After 206 career games, including 80 during the 2015-2016 season, the jury remains out on Dennis Schröder.
On one hand, that is perfectly acceptable. Schröder is just 22 years old (though he'll be 23 before the start of next season) and he has been a productive player at the NBA level for nearly two full seasons. On the other, the Atlanta Hawks face a potentially franchise-altering decision when it comes to the future of the point guard position and, to put it bluntly, there is some concern that Schröder may not be "the guy" moving forward.
Though his 2015-2016 season was more consistent than his sophomore campaign, Schröder's overall profile was remarkably similar to the previous season. The point guard averaged just over 20 minutes per game on the season, playing more than 100 additional minutes to the previous year, and on the bright side, Schröder averaged career-bests on a per-36 minutes basis with 7.8 assists, 4.5 rebounds and 1.6 steals.
However, Schröder's shooting waned a bit from his "breakout" the previous year, making only 32.2% of his three-point attempts (compared to 35.1%) while taking nearly 100 additional shots from beyond the arc. This is one of the pivotal issues for the young German point guard, as teams routinely go under screens against him, daring Schröder to fire away from long distance instead of allowing his athleticism and explosiveness to flourish off the dribble. At this stage, Schröder simply has not been able to prove defenses wrong in employing this tactic, and that was especially evident at times during the playoffs.
There are, of course, positives to his offensive game. Schröder has been able to maintain a league-average PER (15.5) despite the poor shooting efficiency based his passing ability and a willingness to attack the rim. No one would call Schröder "shy" when describing his confidence level in his own game, and while that is sometimes an issue, it often allows him to create beautifully off the dribble when collapsing the opposing defense around him.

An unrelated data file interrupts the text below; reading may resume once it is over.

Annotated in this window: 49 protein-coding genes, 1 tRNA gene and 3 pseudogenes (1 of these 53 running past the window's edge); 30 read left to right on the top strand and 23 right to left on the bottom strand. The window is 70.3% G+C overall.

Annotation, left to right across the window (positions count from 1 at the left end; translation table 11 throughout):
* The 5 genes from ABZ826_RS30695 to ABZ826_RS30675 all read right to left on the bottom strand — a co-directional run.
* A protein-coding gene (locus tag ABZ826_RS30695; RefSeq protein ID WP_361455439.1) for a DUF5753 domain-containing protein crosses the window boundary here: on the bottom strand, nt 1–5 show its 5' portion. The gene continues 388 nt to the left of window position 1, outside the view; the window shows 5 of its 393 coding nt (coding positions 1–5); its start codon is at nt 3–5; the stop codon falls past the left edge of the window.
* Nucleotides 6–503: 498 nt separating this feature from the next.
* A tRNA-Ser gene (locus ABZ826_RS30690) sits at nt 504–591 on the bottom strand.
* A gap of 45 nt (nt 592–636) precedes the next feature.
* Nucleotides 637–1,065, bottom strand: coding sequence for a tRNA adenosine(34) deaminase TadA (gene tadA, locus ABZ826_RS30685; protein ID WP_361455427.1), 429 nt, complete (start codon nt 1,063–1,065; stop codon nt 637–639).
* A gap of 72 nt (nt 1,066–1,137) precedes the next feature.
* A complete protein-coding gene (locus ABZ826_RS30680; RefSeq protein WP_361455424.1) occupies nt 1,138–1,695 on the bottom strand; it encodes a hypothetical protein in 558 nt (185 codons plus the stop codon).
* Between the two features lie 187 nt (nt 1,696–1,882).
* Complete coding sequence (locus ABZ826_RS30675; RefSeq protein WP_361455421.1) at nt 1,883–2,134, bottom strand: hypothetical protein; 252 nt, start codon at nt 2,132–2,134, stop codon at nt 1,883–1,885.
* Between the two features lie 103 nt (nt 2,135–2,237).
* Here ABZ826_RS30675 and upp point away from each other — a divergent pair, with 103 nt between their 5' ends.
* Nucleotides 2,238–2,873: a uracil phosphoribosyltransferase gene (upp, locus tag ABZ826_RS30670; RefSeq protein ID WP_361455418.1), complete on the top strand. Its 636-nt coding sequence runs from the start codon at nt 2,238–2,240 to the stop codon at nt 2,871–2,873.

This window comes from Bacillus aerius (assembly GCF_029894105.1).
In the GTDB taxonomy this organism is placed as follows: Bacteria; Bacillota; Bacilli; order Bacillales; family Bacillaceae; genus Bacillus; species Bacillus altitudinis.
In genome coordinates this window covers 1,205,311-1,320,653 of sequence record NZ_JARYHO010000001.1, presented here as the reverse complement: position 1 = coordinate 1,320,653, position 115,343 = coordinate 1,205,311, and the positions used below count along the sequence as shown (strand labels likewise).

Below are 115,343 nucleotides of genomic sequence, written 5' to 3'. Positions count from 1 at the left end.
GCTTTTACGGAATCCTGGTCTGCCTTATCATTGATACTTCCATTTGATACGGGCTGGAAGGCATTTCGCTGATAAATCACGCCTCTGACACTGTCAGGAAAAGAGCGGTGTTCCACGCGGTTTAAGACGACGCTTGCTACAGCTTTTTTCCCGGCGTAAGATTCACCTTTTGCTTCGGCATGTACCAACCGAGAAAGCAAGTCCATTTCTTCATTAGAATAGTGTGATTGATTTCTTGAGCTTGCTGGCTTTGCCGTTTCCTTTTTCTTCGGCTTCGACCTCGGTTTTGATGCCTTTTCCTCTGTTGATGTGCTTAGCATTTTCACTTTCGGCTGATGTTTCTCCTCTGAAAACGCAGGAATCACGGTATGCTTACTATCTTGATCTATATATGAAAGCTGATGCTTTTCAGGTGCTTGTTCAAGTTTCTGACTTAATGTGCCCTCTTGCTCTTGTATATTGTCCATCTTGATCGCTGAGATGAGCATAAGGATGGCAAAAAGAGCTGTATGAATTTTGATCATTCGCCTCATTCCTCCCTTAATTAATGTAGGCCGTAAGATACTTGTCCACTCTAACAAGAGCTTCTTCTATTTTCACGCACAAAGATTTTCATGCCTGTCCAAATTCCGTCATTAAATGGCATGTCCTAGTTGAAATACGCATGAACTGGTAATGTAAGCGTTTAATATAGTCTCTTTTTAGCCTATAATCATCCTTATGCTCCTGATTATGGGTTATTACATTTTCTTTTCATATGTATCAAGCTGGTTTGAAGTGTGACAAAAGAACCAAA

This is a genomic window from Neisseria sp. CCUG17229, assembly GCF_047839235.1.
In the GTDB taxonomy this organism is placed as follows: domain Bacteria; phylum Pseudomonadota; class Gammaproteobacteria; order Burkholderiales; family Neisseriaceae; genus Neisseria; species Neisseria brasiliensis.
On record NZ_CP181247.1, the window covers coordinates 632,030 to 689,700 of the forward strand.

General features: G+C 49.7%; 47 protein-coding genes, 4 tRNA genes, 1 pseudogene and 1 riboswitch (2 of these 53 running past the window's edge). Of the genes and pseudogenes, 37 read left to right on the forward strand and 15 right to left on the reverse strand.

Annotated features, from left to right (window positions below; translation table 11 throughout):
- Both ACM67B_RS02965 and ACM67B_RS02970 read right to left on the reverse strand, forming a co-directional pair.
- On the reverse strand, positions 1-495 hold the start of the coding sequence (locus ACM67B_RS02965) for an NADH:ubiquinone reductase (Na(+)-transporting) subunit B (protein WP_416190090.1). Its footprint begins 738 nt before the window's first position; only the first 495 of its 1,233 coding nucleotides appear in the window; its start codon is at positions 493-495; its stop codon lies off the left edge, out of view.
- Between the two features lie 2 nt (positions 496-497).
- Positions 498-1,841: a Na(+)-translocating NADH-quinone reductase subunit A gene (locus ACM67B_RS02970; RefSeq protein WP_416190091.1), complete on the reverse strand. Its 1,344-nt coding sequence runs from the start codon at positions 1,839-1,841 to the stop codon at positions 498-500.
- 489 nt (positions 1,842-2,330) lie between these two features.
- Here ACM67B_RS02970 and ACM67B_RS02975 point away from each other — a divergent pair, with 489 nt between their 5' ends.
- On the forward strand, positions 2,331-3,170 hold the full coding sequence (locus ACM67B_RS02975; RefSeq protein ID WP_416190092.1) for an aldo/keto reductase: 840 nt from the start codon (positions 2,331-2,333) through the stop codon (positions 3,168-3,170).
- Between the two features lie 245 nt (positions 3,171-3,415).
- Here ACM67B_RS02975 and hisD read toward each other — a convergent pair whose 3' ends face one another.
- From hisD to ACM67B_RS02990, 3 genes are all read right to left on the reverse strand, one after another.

Defensively, Schröder made real strides from his second to third season, and that is one of the reasons for real optimism. Though he entered the league with "German Rajon Rondo" comparisons, Schröder struggled wildly in defending consistently in his first two seasons, and while he is still far from excellent in this regard, his improvement was stark this year. The Hawks were able to defend quite well (95.7 points allowed per 100 possessions) with Schröder at the point guard spot, and he is beginning to use his length and athleticism effectively to stymie opposing point guards. It must be said that he still struggles with attentiveness and some elements of scheme away from the ball, but Schröder is certainly a vastly improved player on that end.
Confidence is a funny thing in that it probably illuminates the path for Dennis Schröder to take the reins at point guard. He appears to believe, almost without fail, that he is the best player on the floor, and that often allows him to take over games for a full quarter or more based on his pure talent. However, that belief also can lead Schröder down erroneous paths, infuriating the fan base by taking bad shot after bad shot without a sliver of worry for the consequences.
Pointing out that Schröder is still (very) young is important in that he still has room to grow. However, the assumption that he will simply turn the corner as an under-control entity moving forward is just that. An assumption.
I have made the comparison with Dennis Schröder to Josh Smith in that he is currently on a path that would allow him to become easily the most polarizing player on the current roster. There is a way that he can avoid that, but my fear would be that Schröder's considerable talents will be outweighed (or at least evened out) by his maddening decision-making and the belief that he can (and should) fire away from long distance.
Let's just say that the future will be very interesting at point guard.